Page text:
We Must Take Every Opportunity Of Repentance For Our Sins
This anonymous second-century homily is among a handful of Christian sermons that have been preserved from the very earliest days of the Christian church. It is bold in its proclamation of salvation through the passion and death of Jesus Christ, and its strong encouragement for Christians to stand firm in the faith and to live holy lives as a testimony to the power of God's saving grace and eternal forgiveness.
While we are still in this world, let us always be learning to repent. We are like clay in the hands of the craftsman and just as a potter shapes and reshapes a vessel he is making, if it gets misshapen or broken, he does not occupy himself with it anymore once he has put it in the kiln, so it is with us. While we are in this world, we must take every opportunity of repentance for our sins. Our salvation depends on it. Once we have left the world, it is no longer possible to confess one's sins or be sorry for them.
Brethren, if we do the Father's will and lead chaste lives and keep the Lord's commands, then eternal life will be ours. The Lord says in the gospel: If you did not look after a small thing, who will put you in charge of a big one? For I tell you that he who is faithful in small things, will be faithful in big things also. He says to us then, "Lead a chase life and keep the seal without blemish, and you will receive the gift of life."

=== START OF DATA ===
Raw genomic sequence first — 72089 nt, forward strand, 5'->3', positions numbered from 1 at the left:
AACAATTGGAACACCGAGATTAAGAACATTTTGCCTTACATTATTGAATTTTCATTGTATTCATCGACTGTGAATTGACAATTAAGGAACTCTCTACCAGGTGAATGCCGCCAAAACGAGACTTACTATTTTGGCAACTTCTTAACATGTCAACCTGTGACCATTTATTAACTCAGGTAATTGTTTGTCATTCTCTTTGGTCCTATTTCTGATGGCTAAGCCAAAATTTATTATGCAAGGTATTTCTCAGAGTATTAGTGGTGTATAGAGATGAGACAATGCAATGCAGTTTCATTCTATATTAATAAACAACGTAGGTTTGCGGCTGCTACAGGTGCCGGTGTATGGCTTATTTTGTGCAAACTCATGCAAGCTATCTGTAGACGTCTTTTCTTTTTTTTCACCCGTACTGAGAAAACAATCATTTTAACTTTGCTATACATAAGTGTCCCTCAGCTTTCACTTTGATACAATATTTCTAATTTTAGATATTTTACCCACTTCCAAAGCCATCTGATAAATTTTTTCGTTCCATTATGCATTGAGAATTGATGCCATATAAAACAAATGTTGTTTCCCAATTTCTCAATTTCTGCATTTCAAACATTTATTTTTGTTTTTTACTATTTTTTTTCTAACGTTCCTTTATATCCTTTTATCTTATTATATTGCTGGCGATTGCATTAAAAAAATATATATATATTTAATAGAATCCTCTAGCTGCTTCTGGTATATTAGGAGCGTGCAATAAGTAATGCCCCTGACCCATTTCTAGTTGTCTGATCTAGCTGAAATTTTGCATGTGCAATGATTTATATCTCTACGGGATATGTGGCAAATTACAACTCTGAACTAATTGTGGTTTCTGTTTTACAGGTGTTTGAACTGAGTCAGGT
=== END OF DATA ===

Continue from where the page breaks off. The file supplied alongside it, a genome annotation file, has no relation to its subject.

And let none of you say that this flesh does not rise again for judgment. I ask you, in what circumstances did you receive sight and salvation except in the days of this flesh? We must guard our flesh then as God's temple. As you were called in the flesh, so your coming to judgment will be in the flesh. Christ the Lord who saved us was first of all spirit and then became flesh and called us in the flesh. And so we shall receive our reward in the flesh.
Let us love one another so that all of us may reach the kingdom of God. While there is still time and opportunity for a cure, let us put ourselves in the hands of God, our physician, and acknowledge his care for us. How shall we acknowledge it? By repentance from a sincere heart Nothing escapes his watchful eye and he can search our hearts. Let us praise him then not only with our lips but from the heart so that he may give us a father's welcome. As the Lord said: These are my brothers who do the will of my Father.
Anonymous second-century homily
Almighty and everlasting God,
you hate nothing you have made
and forgive the sins of all who are penitent:
Create and make in us new and contrite hearts,
that we, worthily lamenting our sins
and acknowledging our wretchedness,
may obtain of you, the God of all mercy,
perfect remission and forgiveness;
through Jesus Christ our Lord,
who lives and reigns with you and the Holy Spirit,
one God, for ever and ever.